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Next City's long look at the Atlantic Yards CBA: "Brooklyn Dropped the Ball" (but that's not the half of it)

The online publication Next City yesterday published a long article (subscription-only) on the Atlantic Yards Community Benefits Agreement (CBA), headlined Selling Low, Building High: How Brooklyn Dropped the Ball on the Biggest Negotiation of Its Life.

There's some useful stuff--CBA Chair Delia Hunley Adossa won't talk, nor will her sidekick Charlene Nimmons. And the piece pronounces:
Seven years after the Brooklyn document was signed, five of the groups have been mostly silent or reconstituted after without much fanfare.
But it still falls short.

My comment

Here's the comment I posted:
It's good that Next City has tried to provide a broad look at the Atlantic Yards Community Benefits Agreement (CBA).
But even the moderately skeptical tone of the article doesn't address the drama and mendacity behind the CBA--or recognize the consistent criticisms of the CBA that came in real time (from groups like Develop Don't Destroy Brooklyn and my Atlantic Yards Report coverage) as the project unfolded.
Particularly missing is a recognition of how developer Forest City Ratner orchestrated it all--so much so that, in a dismayingly misguided front-page article in October 2005, a New York Times reporter would declare that the developer had conjured up a "modern blueprint" to nourish and harvest community support.
Note that despite regular promotional statements claiming "community commitments" were "guaranteed by a legally binding Community Benefits Agreement," the CBA presents the targets as aspirational:
Why not ask Forest City how much the developer paid all the signatories?
Or point out that, when Forest City was trying to suggest the CBA was legitimate, it claimed--only to rescind it after protest--that the appointed Community Boards participated in "crafting" the CBA:
Even the subtitle--"How Brooklyn Dropped the Ball..." sets up a false frame: "Brooklyn" never had a chance to negotiate anything. The whole point of the CBA was to set up a facade of community support while the project evaded the existing--if problematic--land use process, involving advisory votes by the local community boards and a vote by (and debate in) the City Council.
As I commented last November on Next City, Bettina Damiani of Good Jobs New York in 2005 told the City Council, before the CBA was signed, that this CBA--which featured only groups that already supported the project--had significant differences with more legitimate CBAs negotiated in Los Angeles:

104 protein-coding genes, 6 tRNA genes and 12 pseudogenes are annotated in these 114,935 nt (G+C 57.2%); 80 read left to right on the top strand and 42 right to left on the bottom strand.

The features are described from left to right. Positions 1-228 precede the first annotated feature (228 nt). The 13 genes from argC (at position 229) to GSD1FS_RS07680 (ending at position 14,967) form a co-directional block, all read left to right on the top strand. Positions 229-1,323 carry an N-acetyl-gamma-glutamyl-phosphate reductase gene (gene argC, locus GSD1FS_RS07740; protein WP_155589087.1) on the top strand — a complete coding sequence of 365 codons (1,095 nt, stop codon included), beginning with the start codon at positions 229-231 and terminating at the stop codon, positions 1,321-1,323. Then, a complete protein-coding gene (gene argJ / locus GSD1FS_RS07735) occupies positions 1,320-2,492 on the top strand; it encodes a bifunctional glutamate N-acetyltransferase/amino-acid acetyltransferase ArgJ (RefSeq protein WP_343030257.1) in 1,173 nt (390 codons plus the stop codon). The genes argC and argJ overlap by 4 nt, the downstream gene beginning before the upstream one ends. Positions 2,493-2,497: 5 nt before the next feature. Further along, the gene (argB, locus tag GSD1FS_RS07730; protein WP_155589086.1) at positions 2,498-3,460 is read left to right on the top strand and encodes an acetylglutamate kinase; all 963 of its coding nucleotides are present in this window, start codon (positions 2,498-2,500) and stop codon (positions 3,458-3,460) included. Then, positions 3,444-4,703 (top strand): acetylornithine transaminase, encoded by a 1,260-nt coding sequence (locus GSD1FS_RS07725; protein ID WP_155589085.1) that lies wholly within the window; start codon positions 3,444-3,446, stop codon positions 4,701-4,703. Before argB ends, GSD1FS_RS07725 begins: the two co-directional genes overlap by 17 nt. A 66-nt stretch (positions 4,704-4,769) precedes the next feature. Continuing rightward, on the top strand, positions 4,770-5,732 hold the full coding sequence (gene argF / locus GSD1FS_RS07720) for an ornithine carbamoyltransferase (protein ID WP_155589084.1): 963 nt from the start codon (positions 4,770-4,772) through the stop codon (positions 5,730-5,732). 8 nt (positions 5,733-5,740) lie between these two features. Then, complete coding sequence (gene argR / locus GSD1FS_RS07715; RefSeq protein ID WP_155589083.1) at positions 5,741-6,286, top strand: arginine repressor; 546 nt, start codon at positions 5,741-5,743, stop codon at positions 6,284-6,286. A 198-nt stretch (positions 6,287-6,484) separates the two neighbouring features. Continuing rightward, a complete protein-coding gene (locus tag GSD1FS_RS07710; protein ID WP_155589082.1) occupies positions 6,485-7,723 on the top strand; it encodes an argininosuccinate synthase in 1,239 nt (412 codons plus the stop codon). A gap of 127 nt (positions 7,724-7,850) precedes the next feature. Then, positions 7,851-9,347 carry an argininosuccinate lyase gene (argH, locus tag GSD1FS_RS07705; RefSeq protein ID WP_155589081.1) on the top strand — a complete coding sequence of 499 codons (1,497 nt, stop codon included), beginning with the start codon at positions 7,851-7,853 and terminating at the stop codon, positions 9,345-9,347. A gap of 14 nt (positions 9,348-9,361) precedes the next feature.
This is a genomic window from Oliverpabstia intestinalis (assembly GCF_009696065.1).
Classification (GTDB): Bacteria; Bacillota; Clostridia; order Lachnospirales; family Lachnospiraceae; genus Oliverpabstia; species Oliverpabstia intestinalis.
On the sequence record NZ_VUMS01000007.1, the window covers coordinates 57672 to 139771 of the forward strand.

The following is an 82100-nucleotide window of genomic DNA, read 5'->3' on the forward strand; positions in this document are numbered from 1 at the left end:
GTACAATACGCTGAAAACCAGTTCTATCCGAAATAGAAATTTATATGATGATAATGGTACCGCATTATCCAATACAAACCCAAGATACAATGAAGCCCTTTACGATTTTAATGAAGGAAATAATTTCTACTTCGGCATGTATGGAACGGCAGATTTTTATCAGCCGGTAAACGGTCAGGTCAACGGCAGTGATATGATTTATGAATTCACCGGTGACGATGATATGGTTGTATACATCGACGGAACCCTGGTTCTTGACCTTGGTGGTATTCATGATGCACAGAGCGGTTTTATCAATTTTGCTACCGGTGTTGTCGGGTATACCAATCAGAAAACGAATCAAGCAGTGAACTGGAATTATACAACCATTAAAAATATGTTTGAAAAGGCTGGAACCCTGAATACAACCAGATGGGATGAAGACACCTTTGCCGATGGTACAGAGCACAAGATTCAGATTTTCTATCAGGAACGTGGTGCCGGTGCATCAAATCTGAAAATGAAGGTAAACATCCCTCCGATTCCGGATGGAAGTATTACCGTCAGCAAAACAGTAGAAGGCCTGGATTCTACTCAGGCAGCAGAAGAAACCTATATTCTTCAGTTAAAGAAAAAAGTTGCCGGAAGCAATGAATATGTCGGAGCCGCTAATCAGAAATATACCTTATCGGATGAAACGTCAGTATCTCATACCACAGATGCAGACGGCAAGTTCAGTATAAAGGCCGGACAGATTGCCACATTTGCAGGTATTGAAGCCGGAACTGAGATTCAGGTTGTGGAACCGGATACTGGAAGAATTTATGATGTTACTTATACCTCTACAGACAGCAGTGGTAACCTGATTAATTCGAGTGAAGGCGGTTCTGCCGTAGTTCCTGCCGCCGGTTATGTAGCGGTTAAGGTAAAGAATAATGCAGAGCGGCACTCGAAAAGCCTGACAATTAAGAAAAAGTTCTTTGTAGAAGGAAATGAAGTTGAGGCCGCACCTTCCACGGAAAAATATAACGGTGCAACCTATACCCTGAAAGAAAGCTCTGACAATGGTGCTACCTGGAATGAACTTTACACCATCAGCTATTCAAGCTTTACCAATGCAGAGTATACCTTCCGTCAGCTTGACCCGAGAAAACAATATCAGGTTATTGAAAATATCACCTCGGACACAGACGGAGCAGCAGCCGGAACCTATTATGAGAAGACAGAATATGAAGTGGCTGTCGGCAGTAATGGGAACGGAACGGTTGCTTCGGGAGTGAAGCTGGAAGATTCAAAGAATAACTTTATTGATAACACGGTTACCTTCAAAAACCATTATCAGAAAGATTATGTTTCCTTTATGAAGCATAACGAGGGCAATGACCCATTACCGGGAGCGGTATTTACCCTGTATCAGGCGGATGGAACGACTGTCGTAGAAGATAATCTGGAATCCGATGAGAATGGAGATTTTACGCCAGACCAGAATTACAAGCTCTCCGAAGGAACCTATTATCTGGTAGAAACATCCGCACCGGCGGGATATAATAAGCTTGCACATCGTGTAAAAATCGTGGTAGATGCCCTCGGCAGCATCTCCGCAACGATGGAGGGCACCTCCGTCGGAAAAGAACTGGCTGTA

While Next City does mention "indicators" that the Atlantic Yards CBA "will yield a different result" than the pioneering Staples CBA, some crucial detail is missing. Not only  was the coalition in Los Angeles larger, it involved the City Council as signatory, thus ensuring more oversight, and addressed some yet unresolved issues regarding Atlantic Yards debate, such as residential parking permits, an issue (still) important to the arena's immediate neighbors (mostly middle- and upper-class) but less important to the CBA signatories (mostly working- and middle-class, living farther away).
Or take the glancing mention of the "potential for... possibly a long-promised compliance monitor." That obscures the fact that, when the CBA was signed, backers like Bertha Lewis cited the Independent Compliance Monitor, funded by Forest City Ratner, to oversee implementation. Forest City has remained unaccountable, offering weak explanations and then no explanations for its unwillingness to hire that monitor:
Or consider that the "eight community-based groups" were not so "community-based." Only two (or three) were operational in their stated capacities before Atlantic Yards was unveiled in December 2003. As CBA experts have steadily said during the debate over Atlantic Yards, it's a conflict of interest for signatories to take money from the developer that signed the agreement:
It's not merely that, "In many cases, the [CBA signatories] gave institutional blessing in exchange for operating funds." That also meant vigorous public backing for Forest City's plan at rallies and meetings, not any contribution to shaping the content of public comments. Consider Delia Hunley- Adossa's MCing of a pro-project rally, steered by Forest City executives, and her description of the environmental commitments her group presumably negotiated: "blah blah blah":